For one blissful week I was away, but now I’m here.

I wish I could figure out a way to be here and away, all at the same time.

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The purple ones

What’s wrong with this picture?

I’m trying to do better, really I am.

I’m trying to see the forest for the trees, and smell the roses, and breath deeply, and express gratitude, and on and on and on.

I’m trying, really.

And I think I’m doing better, I think I’m getting the hang of it.  Until the day I come up my front path and notice that my tulips have blossomed.  For one single moment I feel all of those emotions that I’m trying to feel.  I feel peace and happiness and contentment and gratitude.

And then I realize that the stupid purple ones are growing in the wrong place.





I know I should just relax and let it go.  I’m sure no one else notices.  I’m sure everyone else just walks by and thinks how pretty the tulips are.  I’m sure they’re happier and more content and more relaxed than me because I just can’t let it go.

For a couple of minutes I actually consider digging them up and moving them around so the colours are more evenly distributed.

Welcome to life in my head.

I didn’t dig them up though.  I just left them.  I realize I should look at this as an opportunity for growth.  I should use this as a lesson in how life is not meant to be perfect and how I need to learn to accept the bad along with the good.  I understand that I should turn this into one of Oprah’s “ah ha” moments and write a book about it.

But I can’t.

Instead, every time I walk up the path I see the stupid purple tulips that are all lumped together.


If you listen very closely, you can hear a faint chuckle dancing on the breeze.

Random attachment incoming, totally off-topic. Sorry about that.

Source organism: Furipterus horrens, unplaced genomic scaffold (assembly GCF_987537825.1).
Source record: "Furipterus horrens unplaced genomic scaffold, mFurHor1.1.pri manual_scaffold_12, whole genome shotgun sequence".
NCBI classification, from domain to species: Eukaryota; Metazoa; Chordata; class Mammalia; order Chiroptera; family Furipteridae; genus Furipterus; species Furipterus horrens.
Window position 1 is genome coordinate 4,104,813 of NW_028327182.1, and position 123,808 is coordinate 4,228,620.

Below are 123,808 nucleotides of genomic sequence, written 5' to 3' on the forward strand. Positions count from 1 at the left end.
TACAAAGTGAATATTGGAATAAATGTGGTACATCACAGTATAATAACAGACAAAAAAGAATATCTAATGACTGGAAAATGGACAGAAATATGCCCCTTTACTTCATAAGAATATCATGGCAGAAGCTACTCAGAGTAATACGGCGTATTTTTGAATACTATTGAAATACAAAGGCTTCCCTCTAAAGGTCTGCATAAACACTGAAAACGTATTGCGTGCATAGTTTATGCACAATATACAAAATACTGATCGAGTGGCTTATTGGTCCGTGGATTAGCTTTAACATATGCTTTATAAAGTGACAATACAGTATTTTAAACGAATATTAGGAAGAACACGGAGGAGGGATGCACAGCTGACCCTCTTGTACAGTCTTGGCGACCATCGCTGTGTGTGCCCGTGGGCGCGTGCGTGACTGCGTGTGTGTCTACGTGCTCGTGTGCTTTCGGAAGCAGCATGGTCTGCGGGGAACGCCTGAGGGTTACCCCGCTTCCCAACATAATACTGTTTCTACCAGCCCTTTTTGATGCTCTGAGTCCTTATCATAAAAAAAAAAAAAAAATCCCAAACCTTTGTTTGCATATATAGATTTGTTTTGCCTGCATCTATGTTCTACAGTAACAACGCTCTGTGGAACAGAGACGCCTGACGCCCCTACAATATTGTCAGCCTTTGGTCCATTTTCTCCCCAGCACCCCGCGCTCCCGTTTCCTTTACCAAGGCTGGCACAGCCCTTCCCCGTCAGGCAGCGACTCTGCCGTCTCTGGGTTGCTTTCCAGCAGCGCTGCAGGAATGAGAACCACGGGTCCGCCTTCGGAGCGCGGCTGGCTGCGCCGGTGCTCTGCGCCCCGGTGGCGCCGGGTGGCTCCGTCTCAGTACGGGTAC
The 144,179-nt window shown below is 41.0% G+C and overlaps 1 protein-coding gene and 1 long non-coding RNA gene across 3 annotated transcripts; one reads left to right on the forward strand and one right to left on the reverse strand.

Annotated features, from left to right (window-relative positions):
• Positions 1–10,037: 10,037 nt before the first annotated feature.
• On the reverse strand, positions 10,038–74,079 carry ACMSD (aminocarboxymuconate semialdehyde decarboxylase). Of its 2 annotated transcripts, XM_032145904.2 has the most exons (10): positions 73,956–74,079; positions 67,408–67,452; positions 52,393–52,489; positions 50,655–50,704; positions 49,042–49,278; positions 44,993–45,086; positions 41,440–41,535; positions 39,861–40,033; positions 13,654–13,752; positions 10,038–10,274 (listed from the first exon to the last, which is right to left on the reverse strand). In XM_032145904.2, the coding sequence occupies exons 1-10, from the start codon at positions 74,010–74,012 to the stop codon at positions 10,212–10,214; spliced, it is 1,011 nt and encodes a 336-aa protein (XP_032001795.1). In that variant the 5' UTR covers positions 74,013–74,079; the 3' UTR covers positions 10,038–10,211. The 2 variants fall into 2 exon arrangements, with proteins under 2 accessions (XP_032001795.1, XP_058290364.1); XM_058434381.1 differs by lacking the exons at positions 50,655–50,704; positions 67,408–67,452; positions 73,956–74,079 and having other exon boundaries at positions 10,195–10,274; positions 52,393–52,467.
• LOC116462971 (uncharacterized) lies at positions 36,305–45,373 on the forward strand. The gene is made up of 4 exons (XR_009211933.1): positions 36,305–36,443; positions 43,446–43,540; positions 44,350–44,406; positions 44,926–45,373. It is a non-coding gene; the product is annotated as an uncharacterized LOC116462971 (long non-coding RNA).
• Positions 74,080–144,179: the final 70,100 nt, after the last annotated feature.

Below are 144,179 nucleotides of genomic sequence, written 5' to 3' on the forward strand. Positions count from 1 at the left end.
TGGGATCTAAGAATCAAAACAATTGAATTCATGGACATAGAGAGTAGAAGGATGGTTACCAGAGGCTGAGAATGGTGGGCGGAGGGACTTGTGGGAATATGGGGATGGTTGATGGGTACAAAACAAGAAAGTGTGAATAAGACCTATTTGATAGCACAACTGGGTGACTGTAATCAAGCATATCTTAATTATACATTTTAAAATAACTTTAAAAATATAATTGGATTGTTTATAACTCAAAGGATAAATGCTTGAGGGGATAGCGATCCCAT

It’s the universe.

And it’s laughing at me.

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It’s been one of those days when I feel like I haven’t had a moment to take a breath. My mind racing with things that need to be done and my body frantically trying to keep pace.

Now finally I sit.

A few days off work to make the long weekend even longer. There are things to be done, plans already made, an anniversary to celebrate and family to see, but there will also be time to do nothing. Space in between the pre-set plans for spontaneity, maybe even laziness. A glass of wine on the deck, a meandering chat with a friend, a lazy stroll, holding hands, a few pages of a book, and maybe even a nap. Bliss.

I feel myself decompress, let go of my day, empty my mind, fill my lungs.

It’s the weekend.



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My kids finished school today. My hubby (a teacher) finishes school tomorrow. Needless to say, there is a teeny little bit of excitement at my house.

I, of course, still have to get up and go to work through the summer, which fills me with equal parts bitterness and relief. I stayed home with the kids for two years, let’s just say I’m familiar with the reality of it!

And although it may not be my ‘last day’, I always do feel a sense of excitement as we stand here on the edge of summer. I look forward to a loosening of the schedule that grips us so tightly during the school year; a break from evenings spent doing homework at the dining room table; no packing lunches and backpacks; no endless searching for the missing library book or permission slip. Time to sit, time to stop planning and start doing, time to get bored.

There’s just something about summer.

Sitting on the back step eating cherries and seeing who can spit the pits the farthest. Nightly trips to the park because it stays light so late and there’s no firm bedtime looming. A glass of wine on the deck, gently rubbing the condensation off the side of the glass with my thumb and breathing, really breathing, in a way that seems impossible in the middle of winter.

Spontaneous barbecues with friends. Fresh corn on the cob for dinner and just-picked berries for dessert. Undressing the kids before bed and finding pockets filled with sand and rocks, souvenirs of a day well-played.

Eating peaches and watermelon with the juices running down my chin. Sun-kissed cheeks, wind-swept hair and scraped knees – the natural beauty that comes only in summer.

There’s no predicting what this summer will bring but I’m excited to find out. Like a kid standing at the edge of a dock getting ready to jump, I’m going to close my eyes and take the plunge.

Here’s to all the wonderful summer days to come.